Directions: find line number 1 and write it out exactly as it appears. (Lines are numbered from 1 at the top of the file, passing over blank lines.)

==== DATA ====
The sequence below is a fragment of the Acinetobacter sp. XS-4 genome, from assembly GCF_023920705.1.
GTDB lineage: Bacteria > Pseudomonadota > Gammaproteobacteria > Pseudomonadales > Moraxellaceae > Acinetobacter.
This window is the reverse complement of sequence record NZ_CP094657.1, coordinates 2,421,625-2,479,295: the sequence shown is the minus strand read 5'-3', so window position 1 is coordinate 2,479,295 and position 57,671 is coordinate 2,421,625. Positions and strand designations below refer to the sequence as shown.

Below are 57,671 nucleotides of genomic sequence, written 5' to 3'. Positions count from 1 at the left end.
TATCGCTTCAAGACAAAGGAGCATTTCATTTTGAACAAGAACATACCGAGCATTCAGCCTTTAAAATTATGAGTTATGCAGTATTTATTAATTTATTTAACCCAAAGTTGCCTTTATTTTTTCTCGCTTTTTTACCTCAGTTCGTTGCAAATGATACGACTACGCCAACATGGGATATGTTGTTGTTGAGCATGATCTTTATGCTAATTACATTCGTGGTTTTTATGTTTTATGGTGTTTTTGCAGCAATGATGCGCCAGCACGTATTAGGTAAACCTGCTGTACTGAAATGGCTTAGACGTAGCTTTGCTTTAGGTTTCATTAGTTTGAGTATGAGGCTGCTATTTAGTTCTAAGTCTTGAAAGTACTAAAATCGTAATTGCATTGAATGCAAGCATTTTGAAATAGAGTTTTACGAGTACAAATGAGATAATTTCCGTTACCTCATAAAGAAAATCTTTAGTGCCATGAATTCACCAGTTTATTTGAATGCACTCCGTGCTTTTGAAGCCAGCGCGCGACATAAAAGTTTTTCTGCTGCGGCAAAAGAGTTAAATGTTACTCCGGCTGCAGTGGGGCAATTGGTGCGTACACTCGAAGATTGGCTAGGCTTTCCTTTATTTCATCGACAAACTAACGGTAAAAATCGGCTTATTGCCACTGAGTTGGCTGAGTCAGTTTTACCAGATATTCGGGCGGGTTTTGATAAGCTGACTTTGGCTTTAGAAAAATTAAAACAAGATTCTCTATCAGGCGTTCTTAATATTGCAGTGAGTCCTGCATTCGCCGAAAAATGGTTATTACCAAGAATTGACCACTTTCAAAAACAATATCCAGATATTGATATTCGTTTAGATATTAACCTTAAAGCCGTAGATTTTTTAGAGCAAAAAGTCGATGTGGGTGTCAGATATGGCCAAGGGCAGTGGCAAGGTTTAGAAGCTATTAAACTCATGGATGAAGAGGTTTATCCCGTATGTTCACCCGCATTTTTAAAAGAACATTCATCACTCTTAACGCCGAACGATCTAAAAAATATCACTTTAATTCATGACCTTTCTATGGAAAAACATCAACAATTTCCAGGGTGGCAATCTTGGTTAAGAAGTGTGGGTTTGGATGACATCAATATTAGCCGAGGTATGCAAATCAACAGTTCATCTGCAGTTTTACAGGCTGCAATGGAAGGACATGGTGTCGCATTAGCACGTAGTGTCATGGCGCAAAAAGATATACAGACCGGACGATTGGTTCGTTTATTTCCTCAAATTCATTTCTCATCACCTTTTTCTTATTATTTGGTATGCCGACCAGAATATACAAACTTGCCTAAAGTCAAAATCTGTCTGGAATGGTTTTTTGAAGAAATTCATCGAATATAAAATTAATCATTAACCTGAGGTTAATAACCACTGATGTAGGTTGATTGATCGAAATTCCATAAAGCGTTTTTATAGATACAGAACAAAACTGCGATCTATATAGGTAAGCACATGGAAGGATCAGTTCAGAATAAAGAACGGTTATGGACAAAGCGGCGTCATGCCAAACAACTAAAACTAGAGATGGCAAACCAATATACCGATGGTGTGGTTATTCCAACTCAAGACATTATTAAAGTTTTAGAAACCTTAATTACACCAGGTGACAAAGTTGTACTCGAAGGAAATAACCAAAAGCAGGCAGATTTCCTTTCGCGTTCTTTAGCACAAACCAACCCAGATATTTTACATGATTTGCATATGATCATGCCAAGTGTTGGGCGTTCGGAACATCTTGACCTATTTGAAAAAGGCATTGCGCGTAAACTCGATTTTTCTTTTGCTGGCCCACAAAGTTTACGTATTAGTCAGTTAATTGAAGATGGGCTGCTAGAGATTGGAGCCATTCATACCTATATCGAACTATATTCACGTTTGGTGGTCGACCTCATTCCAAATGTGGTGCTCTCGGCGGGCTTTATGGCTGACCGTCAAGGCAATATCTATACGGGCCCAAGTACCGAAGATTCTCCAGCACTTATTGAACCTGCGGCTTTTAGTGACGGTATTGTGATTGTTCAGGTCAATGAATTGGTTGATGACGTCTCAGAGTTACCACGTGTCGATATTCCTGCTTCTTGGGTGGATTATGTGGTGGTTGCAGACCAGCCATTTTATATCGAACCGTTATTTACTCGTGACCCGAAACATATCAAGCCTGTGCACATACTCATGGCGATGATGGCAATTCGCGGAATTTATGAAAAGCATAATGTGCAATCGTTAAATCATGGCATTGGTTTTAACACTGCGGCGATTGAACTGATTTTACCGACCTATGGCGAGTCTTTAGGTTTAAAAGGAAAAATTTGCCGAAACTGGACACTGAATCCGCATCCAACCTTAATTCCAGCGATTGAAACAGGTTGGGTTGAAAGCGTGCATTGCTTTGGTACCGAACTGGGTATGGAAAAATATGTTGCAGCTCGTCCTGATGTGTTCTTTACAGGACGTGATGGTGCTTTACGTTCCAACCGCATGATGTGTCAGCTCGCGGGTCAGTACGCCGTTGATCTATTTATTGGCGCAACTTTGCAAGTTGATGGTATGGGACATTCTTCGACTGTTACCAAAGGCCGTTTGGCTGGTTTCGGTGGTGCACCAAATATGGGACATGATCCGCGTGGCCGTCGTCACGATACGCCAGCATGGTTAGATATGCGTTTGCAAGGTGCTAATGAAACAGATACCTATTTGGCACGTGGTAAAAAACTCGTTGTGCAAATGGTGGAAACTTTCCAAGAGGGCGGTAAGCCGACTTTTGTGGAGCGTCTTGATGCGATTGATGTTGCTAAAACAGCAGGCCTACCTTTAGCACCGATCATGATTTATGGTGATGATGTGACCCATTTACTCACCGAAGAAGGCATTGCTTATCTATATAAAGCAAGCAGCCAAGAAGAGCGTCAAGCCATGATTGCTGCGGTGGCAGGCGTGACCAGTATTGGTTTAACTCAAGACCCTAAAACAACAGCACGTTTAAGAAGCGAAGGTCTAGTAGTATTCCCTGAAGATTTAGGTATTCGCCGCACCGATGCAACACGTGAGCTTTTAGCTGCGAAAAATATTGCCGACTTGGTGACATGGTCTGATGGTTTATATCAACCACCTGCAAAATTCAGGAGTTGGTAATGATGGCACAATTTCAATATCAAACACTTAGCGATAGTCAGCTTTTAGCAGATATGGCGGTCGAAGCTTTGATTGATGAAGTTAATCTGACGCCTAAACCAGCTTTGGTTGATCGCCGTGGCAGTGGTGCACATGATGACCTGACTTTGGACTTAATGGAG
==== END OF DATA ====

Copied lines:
The sequence below is a fragment of the Acinetobacter sp. XS-4 genome, from assembly GCF_023920705.1.